Most of the discussion revolved around an idea raised by Michael Kalichman, who observed that the assessment approaches presented seemed to focus on evaluating whether students had achieved a standard set of skills and he questioned whether that should be the goal of ethics education. He proposed instead that ethics education should provide an environment for discussion, inside and outside the classroom, and it should facilitate more discussion among students and principal investigators. Carl Lineberger observed that what teachers of science and engineering ethics were trying to create among students, and then test that they have learned, is a persistence of knowledge, a knowledge that has long-term effectiveness and can spread beyond the individual to change the environment both locally and even internationally.
Kalichman went on to suggest that if ethics education only teaches certain skills or knowledge, then it should be possible, in principle, for a student to test out of the class. This prompted much discussion, with most participants arguing that students should not be able to test out of the class. Stephanie Bird pointed out that allowing students to test out of a class would send the wrong message: it would send a message that there was a limit to what one needed to know about ethics. A few people suggested that students with highly developed skills—those that might otherwise test out of the class—could be engaged as teaching assistants or encouraged to help lead discussions based on their insights, experiences, and perspectives. Bird observed that the involvement of advanced students and postdocs in ethics education can be very important because their thoughts can be more convincing to students than those of faculty.
Michael Davis noted that there was an important distinction between the goals for ethics classes in science and those in engineering because most science students will work in academia, whereas engineers are more likely to work in industry. He said he could understand having an ethics class for scientists that focuses on changing the environment or providing an environment for ethics discussion, but he did not see how this would be valuable to engineers since their working environment is typically outside academia. He concluded that he would be willing to allow an engineering student to test out of an ethics class.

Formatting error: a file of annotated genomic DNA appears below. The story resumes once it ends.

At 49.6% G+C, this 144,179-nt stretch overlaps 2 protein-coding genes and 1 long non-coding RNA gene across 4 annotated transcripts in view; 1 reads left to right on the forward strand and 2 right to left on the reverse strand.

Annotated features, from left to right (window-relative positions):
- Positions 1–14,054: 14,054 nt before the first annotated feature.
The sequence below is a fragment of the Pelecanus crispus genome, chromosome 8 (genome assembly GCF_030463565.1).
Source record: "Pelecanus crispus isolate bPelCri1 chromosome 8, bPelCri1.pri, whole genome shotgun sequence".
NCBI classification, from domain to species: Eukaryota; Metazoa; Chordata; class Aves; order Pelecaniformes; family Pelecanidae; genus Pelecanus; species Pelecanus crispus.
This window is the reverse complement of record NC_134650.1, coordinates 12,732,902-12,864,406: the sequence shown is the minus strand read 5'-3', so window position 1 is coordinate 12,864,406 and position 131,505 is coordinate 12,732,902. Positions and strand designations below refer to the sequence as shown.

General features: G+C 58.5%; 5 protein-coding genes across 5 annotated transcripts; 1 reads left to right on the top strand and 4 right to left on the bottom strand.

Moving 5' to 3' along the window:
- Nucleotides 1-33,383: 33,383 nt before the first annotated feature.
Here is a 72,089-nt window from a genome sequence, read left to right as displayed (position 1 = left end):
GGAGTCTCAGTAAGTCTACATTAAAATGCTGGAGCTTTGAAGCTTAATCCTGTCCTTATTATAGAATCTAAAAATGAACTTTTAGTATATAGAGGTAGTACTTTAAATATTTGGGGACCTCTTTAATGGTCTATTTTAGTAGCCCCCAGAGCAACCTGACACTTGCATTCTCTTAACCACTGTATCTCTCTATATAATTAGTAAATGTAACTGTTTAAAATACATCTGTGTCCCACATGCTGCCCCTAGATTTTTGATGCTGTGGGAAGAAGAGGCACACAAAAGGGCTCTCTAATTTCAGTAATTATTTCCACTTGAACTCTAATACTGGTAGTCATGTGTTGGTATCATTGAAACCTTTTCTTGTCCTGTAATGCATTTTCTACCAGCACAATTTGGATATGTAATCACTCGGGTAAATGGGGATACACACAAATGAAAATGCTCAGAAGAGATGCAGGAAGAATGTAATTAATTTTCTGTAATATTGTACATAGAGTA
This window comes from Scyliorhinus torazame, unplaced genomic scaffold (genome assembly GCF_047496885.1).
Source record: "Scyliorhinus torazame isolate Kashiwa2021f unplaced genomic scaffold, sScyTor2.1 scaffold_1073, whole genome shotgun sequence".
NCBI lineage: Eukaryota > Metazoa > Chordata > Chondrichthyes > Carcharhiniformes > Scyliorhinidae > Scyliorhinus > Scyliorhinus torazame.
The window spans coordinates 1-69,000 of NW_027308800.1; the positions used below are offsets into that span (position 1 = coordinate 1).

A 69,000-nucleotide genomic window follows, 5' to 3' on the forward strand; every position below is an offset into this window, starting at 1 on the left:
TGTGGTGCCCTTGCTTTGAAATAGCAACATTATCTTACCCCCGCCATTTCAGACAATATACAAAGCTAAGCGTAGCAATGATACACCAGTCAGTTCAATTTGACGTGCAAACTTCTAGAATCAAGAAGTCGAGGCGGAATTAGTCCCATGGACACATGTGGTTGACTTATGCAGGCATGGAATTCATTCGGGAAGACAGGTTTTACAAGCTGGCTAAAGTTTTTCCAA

C.K. Gunsalus commented that corporations have been working for some time on improving the ethical climate of their workplaces and that their research could be beneficial to those in academia who are trying to improve the ethical environment at their institutions.
In response to the call for creating an environment for ethics discussion, Joe Herkert reported that in a recent class, students had said they particularly appreciated the opportunity to discuss ethical issues with other students. Heather Canary added that in her research with Herkert they had assessed the environment and its impact beyond the classroom. They did quantitative measurements of classroom dynamics, which included evaluation of how supportive or negative the classroom climate was, instructor argumentativeness (which fosters discussion), instructor verbal aggressiveness (which discourages discussion), and out-of-classroom communication with instructors. They also asked students how often they talked with peers and faculty outside of class and found that higher measures in fostering classroom discussion correlated with higher out-of-classroom discussions, which they called the spillover effect.
The group also discussed the value of formative assessment, in which students participate in evaluating how much they learned. Bird commented that the method had been very effective in a
class in which she had participated, where students at the end of the class analyzed their pretest answers for what they had been missing and assessed what they had learned. Julia Kent added that the CGS has used formative assessment in a number of projects, citing its capacity both to make explicit to students the expectations of a course and allow the students to engage in self-assessment, which has been shown to help students develop useful metacognitive skills. Also supporting the call for formative assessment, Felice Levine suggested that it might be worth both discussing the available data about student learning with students and having them assess it. She also proposed asking students at the end of the course how they might (re)design it, explaining that this could emphasize to the students that the educational process was about collective community education rather than just their own individual education.